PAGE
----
KDP Statement on MLK Day 2021
The following is a statement from Colmon Elridge, Chair of the Kentucky Democratic Party:
For many, the Rev. Dr. Martin Luther King, Jr. holiday, is a day off.
Yet, the rhetoric of the last four years, culminating in the domestic terrorist attack on our capitol, was not new to our nation. Citizens of color have known that terrorism from slavery, to the trail of tears, internment camps, to the genocide in Tulsa, to the fight for civil rights and the right to vote, the fight for equal education, the fight for equal justice under law from Emmitt Till to the Central Park Five, the brutal murders of black and brown Trans Women, and even more close to home, the fight for justice for Breonna Taylor and the end of no knock warrants.
When Gov. Andy Beshear recommended me to become the chair of the Kentucky Democratic Party, the first person of color to serve in this role, he did so and I accepted, understanding that it would both be celebrated and unearth some of the worst among us. Indeed, for all of the well wishes, the very next day, while pumping gas, a man with a slew of anti-democratic party stickers on his car proclaimed loudly, “that’s him…that’s that nigger that Beshear backed”. As my children sat in the back seat looking confused, I opened the door and said to them “this is why we keep fighting”.
And so I say to you, we must keep fighting!
As a party, we must continue to fight with all we have to defeat inequality, racism, and all forms of discrimination. We have not always done all we could have. We can no longer afford to treat communities of color like a voting ATM and then ignore their plight until the next round of elections only to be confused as to why some, who should be allied with our cause, are skeptical of our motives.
We must keep fighting because we know that unequal access to healthcare means, for communities of color, higher death rates in everything from cancer, to COVID, to deaths during childbirth. If America is truly to care about life, the healthcare of communities of color must matter. That is why Gov. Beshear’s outreach to communities of color during this COVID crisis has been so important. It is a governor putting his people first.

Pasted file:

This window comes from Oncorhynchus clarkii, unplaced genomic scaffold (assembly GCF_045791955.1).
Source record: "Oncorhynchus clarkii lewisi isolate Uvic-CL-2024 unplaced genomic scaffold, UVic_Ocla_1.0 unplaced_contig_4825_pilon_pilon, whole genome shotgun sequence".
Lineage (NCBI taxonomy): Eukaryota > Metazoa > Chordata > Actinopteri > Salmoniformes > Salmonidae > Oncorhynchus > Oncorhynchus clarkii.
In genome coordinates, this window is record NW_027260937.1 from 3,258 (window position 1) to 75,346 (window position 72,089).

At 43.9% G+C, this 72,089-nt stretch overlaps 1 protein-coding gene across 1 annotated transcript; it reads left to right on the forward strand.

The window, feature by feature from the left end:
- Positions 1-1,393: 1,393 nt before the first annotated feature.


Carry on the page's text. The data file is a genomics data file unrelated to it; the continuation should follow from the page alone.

We must keep fighting because we know that unequal justice under law has meant that our Attorney General can lie to a grand jury, without consequence, seemingly denying justice for the murder of Breonna Taylor.
We must keep fighting because we know that the rights of freedom of speech and the peacefully assembly are ignored when the President of our State Senate weeps on the floor of that body because a group of college athletes kneeled during the national anthem to bring attention to the plight of racial injustice, but says nothing as one of his colleagues, Rep. Attica Scott, was erroneously arrested and detained for exercising her constitutional right to peacefully protest and seek justice.
We must fight because COVID has shown that, regardless of race, poverty is more real than ever and has meant for many families not knowing where their next meal will come from, how they will keep a roof over their heads, or put enough gas in the car to get to work. In the greatest nation in the world, the gap between the rich and the poor should not continue to be one of the highest in the world. We should be able to ensure that the dignity of work is met with a dignified income.
Today and every day, we must do all we can to make freedom ring. That work is not easy, but it is necessary.
That work might make us the target of white supremacists, of demagogues, or terrorists. To them we say “go to hell” but also we must be clear that their version of America is never going to take root.
Today is not a day off and neither is tomorrow.
We can never rest in the struggle for freedom.
That is how we honor Dr. King and that is how we make America great.
And today would be a great day for justice for Breonna Taylor.